Thursday, June 5, 2008
It's June, and wedding season is in high gear. Most of our friends are already married, we're past the "brit" years and are moving into the bar/bat mitzva rounds. But the few remaining bachelor friends or family members still invite us now and again to watch them ceremoniously tie the knot, have a good dinner, then dance the night away.
Last night I went to my previous manager's daughter's wedding. She was my manager for many years right after I moved to Israel, and treated me like her own daughter (not to mention that both she and my husband are of Jewish Iraqi heritage - and once you're in with that tribe, you're in good hands). So as I joined her and about 200 other guests last night at the wedding, it was like being at a family "simcha".
I don't know who had a bigger smile on her face, the beautiful bride or her mother. People were blowing soap bubbles, breaking out spontaneously in song, all around enjoying themselves. The positive vibes floating through the air there were thick enough to slice, and it was great catching up with colleagues that I don't see much anymore.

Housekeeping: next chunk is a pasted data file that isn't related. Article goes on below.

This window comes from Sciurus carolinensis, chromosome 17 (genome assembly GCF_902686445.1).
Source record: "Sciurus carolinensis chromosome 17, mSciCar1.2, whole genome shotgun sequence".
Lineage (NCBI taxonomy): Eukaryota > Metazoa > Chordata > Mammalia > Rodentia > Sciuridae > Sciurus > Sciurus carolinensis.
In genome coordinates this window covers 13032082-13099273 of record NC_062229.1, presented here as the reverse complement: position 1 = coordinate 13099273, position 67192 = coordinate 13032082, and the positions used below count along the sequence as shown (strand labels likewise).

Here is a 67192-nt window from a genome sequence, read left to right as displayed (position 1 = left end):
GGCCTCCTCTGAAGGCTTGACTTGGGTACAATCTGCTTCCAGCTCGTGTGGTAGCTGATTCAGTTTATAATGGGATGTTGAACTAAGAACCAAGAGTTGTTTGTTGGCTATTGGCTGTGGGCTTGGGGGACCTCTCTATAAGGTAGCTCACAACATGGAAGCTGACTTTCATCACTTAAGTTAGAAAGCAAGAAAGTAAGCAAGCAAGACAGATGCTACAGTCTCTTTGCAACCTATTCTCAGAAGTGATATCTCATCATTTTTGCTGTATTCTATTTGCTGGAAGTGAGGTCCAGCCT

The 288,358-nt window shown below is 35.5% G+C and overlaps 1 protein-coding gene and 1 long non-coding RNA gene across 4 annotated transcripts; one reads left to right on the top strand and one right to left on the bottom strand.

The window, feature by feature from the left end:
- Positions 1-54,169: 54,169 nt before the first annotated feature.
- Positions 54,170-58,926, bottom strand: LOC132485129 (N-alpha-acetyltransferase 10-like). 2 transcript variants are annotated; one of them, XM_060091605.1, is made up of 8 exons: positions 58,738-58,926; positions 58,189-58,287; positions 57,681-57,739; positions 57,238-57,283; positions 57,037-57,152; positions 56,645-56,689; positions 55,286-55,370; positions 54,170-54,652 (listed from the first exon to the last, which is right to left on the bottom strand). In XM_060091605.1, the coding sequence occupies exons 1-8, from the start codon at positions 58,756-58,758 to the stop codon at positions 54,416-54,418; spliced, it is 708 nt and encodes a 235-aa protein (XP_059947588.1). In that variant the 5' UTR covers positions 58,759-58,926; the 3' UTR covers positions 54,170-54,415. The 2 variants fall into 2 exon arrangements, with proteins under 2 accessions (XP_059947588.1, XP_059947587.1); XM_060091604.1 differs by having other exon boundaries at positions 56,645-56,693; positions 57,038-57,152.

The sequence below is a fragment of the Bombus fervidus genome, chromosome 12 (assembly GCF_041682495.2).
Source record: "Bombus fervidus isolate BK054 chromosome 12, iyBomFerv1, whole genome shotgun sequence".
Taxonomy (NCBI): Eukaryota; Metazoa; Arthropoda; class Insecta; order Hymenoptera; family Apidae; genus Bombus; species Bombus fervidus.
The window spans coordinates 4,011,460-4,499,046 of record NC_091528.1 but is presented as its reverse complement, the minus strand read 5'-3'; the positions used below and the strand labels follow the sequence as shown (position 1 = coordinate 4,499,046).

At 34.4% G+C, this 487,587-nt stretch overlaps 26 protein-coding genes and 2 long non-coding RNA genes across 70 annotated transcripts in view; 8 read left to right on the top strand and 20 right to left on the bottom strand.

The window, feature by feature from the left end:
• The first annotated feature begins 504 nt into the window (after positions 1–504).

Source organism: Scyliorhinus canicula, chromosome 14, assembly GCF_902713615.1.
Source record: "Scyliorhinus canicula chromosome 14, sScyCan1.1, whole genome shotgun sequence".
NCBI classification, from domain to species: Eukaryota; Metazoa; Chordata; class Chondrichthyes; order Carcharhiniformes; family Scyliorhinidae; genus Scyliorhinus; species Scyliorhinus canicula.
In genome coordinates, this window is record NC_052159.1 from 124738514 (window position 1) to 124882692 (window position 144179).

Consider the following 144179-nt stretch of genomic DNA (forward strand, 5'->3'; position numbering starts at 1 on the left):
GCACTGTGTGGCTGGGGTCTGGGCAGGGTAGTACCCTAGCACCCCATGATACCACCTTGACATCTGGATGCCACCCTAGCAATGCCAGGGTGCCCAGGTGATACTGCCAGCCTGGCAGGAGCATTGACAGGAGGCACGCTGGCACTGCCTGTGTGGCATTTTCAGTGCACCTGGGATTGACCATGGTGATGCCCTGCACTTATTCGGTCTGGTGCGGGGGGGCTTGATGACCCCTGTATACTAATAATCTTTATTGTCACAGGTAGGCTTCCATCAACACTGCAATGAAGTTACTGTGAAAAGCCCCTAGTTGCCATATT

But, as weddings do, it got me to thinking (yeah, and a little teary-eyed sniffling too). Looking back, I think I didn't enjoy my wedding as much as I should have. We were so nervous, I was so new to Israel, there were so many people... didn't eat, didn't sit, barely remember what happened under the chuppah aside from bright lights and "harav hamezamer" (the rabbi that wouldn't stop singing!) Good thing there's a video of the event, but you couldn't pay the big guy enough to sit down and watch the whole thing again!
You've got to envy the newlyweds, though - they've got the world at their feet, they're madly in love, they're starting a whole new chapter of life together, they have no clue about the struggles that lie ahead (oblivion is bliss) - what could be better?
I'll tell you what's better. Keeping it going for years and years, getting to know each other in even greater detail (for better or worse), raising children together, the wins, the losses, the really bad dinners, the glances that make words unnecessary, and all the little and big things that bond you far closer than a slice of wedding cake ever could.
And so, 15 years, 3 boys, a dog, a house and a minivan later... things are pretty darn good. And with that in mind, I enjoy other people's weddings even more.